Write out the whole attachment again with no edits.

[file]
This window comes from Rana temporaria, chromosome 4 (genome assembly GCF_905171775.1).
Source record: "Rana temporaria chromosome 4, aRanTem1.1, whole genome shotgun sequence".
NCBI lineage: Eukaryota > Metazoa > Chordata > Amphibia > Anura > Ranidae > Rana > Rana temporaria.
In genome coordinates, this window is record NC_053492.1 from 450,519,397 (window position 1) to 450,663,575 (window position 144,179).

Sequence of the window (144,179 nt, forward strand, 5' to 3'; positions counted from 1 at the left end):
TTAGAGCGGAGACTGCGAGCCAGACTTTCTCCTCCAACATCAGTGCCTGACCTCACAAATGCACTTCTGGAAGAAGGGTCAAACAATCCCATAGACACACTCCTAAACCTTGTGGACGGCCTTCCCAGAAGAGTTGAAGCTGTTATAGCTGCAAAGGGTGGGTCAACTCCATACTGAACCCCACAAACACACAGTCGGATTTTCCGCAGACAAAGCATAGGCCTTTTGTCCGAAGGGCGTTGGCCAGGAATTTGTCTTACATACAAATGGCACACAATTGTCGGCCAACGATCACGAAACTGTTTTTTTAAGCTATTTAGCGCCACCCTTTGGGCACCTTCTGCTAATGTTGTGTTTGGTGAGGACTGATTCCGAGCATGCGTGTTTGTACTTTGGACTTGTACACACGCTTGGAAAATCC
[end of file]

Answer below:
This window comes from Rana temporaria, chromosome 4 (genome assembly GCF_905171775.1).
Source record: "Rana temporaria chromosome 4, aRanTem1.1, whole genome shotgun sequence".
NCBI lineage: Eukaryota > Metazoa > Chordata > Amphibia > Anura > Ranidae > Rana > Rana temporaria.
In genome coordinates, this window is record NC_053492.1 from 450,519,397 (window position 1) to 450,663,575 (window position 144,179).

Sequence of the window (144,179 nt, forward strand, 5' to 3'; positions counted from 1 at the left end):
TTAGAGCGGAGACTGCGAGCCAGACTTTCTCCTCCAACATCAGTGCCTGACCTCACAAATGCACTTCTGGAAGAAGGGTCAAACAATCCCATAGACACACTCCTAAACCTTGTGGACGGCCTTCCCAGAAGAGTTGAAGCTGTTATAGCTGCAAAGGGTGGGTCAACTCCATACTGAACCCCACAAACACACAGTCGGATTTTCCGCAGACAAAGCATAGGCCTTTTGTCCGAAGGGCGTTGGCCAGGAATTTGTCTTACATACAAATGGCACACAATTGTCGGCCAACGATCACGAAACTGTTTTTTTAAGCTATTTAGCGCCACCCTTTGGGCACCTTCTGCTAATGTTGTGTTTGGTGAGGACTGATTCCGAGCATGCGTGTTTGTACTTTGGACTTGTACACACGCTTGGAAAATCC